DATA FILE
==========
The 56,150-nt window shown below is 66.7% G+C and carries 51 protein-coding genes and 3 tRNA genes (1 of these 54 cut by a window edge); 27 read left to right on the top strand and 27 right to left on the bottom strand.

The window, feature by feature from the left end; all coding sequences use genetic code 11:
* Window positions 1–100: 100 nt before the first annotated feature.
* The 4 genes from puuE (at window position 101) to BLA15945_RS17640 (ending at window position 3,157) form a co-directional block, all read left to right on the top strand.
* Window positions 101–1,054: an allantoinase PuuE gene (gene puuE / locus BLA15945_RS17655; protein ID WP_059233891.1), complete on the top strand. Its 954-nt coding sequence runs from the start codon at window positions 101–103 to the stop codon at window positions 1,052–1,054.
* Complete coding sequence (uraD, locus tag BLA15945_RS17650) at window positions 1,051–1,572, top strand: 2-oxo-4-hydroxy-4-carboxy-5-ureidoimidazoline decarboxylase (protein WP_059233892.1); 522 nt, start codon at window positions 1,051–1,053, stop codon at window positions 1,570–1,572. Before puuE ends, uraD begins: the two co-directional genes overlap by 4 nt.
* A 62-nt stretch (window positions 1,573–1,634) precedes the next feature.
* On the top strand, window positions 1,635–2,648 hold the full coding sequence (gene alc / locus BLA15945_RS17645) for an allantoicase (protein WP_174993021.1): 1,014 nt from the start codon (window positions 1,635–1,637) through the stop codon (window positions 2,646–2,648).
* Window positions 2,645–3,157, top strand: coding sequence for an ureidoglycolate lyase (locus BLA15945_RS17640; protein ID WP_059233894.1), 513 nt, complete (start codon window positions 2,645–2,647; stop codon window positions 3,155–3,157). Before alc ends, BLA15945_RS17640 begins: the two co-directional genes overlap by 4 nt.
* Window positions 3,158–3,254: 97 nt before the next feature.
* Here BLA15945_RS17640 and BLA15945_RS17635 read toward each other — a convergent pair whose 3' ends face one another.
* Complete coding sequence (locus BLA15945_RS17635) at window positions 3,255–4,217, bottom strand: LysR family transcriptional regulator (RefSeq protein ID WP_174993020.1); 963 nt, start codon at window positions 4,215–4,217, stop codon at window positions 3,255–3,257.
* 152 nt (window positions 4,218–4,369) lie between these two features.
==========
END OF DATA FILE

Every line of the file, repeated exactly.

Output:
The 56,150-nt window shown below is 66.7% G+C and carries 51 protein-coding genes and 3 tRNA genes (1 of these 54 cut by a window edge); 27 read left to right on the top strand and 27 right to left on the bottom strand.

The window, feature by feature from the left end; all coding sequences use genetic code 11:
* Window positions 1–100: 100 nt before the first annotated feature.
* The 4 genes from puuE (at window position 101) to BLA15945_RS17640 (ending at window position 3,157) form a co-directional block, all read left to right on the top strand.
* Window positions 101–1,054: an allantoinase PuuE gene (gene puuE / locus BLA15945_RS17655; protein ID WP_059233891.1), complete on the top strand. Its 954-nt coding sequence runs from the start codon at window positions 101–103 to the stop codon at window positions 1,052–1,054.
* Complete coding sequence (uraD, locus tag BLA15945_RS17650) at window positions 1,051–1,572, top strand: 2-oxo-4-hydroxy-4-carboxy-5-ureidoimidazoline decarboxylase (protein WP_059233892.1); 522 nt, start codon at window positions 1,051–1,053, stop codon at window positions 1,570–1,572. Before puuE ends, uraD begins: the two co-directional genes overlap by 4 nt.
* A 62-nt stretch (window positions 1,573–1,634) precedes the next feature.
* On the top strand, window positions 1,635–2,648 hold the full coding sequence (gene alc / locus BLA15945_RS17645) for an allantoicase (protein WP_174993021.1): 1,014 nt from the start codon (window positions 1,635–1,637) through the stop codon (window positions 2,646–2,648).
* Window positions 2,645–3,157, top strand: coding sequence for an ureidoglycolate lyase (locus BLA15945_RS17640; protein ID WP_059233894.1), 513 nt, complete (start codon window positions 2,645–2,647; stop codon window positions 3,155–3,157). Before alc ends, BLA15945_RS17640 begins: the two co-directional genes overlap by 4 nt.
* Window positions 3,158–3,254: 97 nt before the next feature.
* Here BLA15945_RS17640 and BLA15945_RS17635 read toward each other — a convergent pair whose 3' ends face one another.
* Complete coding sequence (locus BLA15945_RS17635) at window positions 3,255–4,217, bottom strand: LysR family transcriptional regulator (RefSeq protein ID WP_174993020.1); 963 nt, start codon at window positions 4,215–4,217, stop codon at window positions 3,255–3,257.
* 152 nt (window positions 4,218–4,369) lie between these two features.